California Travel Articles
Lassen Volcanic National Park in northern CaliforniaDespite the name, it’s rarely hot at Lassen Volcanic National Park in northern California, making summer the best time to visit this geologic and geothermal gem of the National Park System. Mild daytime temperatures and wildflowers galore make summer prime hiking season, and with 779 plant species, the park’s mid-summer displays of flowering flora are awesome.
Lassen Peak erupted in 1914 and continued some activity until 1921. The peak’s eruption held the record as the most dramatic in the continental United States until Mount St. Helens.The northern part of the park features great lava pinnacles, huge lava flow mountains, jagged craters and steaming sulfur vents. It is cut by spectacular glaciated canyons, dotted by lakes and threaded with rushing clear streams. The southern part is a vast lava plateau at more than a mile above sea level. It features cinder cones, forests and lakes. Hot springs and large gorgeous meadows bursting with wildflowers can be found in several areas of the park in July. Located fifty miles east of Redding, California, Lassen Volcanic NP offers a wealth of activities in the summer and cross-country skiing and snowshoeing in winter. You’ll need a minimum of two days to get the most from your trip to this serene park, which should include the three hour drive on the park road, frequent stops, hiking and a tour of the Loomis Museum at Manzanita Lake which contains fascinating photos and artifacts of the 1914-1915 eruption of Lassen Peak. One of the park’s highlights is the hike to Bumpass Hell. It is the park’s largest geothermal area, with bubbling mud pots, steaming fumaroles and boiling water. Snow may cover much of the park from mid-October through mid-June, so the park’s operational schedule varies. Log on to the Internet at www.nps.gov/lavo for details. The months of July, August and September bring mostly sunny skies with warm daytime and cool to cold nighttime temperatures. Preserved and protected for all time, Lassen Volcanic NP combines recreation, natural beauty and geologic mystery with the story of nature’s recovery and diversity. It has backpacking, day hiking, bird watching, nature walks, wildlife viewing, fishing, horseback riding, stargazing and many lakes for non-motorized boating. Overnight accommodations include eight campgrounds and the Drakesbad Guest Ranch. Ranger-led interpretative programs are held late June through August and a 7-day entrance pass per vehicle is $10. To plan your visit to Lassen Volcanic, call ahead at (530) 595-4444 for the park newspaper and map, or visit www.nps.gov/lavo. Park headquarters can also answer your questions about accommodations and visitor amenities near the park.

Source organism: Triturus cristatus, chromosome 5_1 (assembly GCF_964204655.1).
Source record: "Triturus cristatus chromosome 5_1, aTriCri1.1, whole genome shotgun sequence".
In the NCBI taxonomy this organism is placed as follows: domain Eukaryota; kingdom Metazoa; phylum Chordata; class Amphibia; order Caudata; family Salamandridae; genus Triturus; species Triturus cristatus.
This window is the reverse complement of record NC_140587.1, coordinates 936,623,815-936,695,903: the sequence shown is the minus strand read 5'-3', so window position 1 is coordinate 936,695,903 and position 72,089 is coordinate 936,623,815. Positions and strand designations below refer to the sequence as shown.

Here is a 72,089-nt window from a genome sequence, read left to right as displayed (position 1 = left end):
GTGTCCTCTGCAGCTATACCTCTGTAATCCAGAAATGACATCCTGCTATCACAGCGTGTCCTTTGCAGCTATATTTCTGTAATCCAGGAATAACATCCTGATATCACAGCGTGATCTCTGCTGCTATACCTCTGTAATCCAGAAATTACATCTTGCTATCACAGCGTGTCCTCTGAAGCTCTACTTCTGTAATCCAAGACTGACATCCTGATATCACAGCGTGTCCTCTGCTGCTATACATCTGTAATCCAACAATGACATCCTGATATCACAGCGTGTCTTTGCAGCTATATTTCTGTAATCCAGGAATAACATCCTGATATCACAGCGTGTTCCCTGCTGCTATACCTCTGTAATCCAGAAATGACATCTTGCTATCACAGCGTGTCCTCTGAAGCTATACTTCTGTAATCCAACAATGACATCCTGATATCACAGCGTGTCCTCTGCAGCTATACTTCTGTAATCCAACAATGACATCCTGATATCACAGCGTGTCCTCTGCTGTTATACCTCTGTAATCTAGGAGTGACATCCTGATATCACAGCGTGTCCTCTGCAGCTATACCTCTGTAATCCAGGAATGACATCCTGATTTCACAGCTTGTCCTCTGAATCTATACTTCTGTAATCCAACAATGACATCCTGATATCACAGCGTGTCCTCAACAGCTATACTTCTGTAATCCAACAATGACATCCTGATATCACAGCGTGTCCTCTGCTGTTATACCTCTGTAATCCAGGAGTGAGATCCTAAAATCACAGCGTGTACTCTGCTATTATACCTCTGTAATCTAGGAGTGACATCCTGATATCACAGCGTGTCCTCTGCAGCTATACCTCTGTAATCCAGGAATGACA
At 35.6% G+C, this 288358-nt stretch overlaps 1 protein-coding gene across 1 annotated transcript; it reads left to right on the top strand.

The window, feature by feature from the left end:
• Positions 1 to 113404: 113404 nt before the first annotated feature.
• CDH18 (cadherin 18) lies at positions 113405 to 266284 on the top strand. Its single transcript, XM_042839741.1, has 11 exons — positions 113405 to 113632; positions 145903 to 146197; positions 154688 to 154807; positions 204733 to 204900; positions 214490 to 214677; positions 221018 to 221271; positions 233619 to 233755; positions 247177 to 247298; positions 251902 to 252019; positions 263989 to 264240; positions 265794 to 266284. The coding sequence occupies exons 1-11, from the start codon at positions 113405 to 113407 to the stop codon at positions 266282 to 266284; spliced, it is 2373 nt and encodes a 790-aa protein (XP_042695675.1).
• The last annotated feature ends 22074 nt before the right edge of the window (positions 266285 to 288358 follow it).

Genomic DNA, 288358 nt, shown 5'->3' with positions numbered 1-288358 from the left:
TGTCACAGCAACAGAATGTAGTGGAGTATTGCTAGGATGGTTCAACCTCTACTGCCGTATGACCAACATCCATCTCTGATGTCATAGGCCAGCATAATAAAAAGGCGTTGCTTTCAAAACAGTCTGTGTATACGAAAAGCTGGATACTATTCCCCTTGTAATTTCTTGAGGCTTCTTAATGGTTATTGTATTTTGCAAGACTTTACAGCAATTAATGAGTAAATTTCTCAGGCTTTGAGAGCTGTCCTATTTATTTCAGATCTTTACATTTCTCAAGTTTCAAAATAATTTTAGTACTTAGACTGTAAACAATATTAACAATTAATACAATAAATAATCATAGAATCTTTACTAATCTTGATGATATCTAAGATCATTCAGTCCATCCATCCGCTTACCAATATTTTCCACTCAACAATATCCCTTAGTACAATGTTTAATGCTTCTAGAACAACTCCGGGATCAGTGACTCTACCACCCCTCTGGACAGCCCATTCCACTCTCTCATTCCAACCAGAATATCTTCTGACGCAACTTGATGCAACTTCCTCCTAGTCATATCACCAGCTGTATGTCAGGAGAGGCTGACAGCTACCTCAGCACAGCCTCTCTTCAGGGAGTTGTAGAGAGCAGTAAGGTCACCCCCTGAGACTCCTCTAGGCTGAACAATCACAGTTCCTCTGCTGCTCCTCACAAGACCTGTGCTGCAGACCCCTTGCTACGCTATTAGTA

Information provided by the National Park Service
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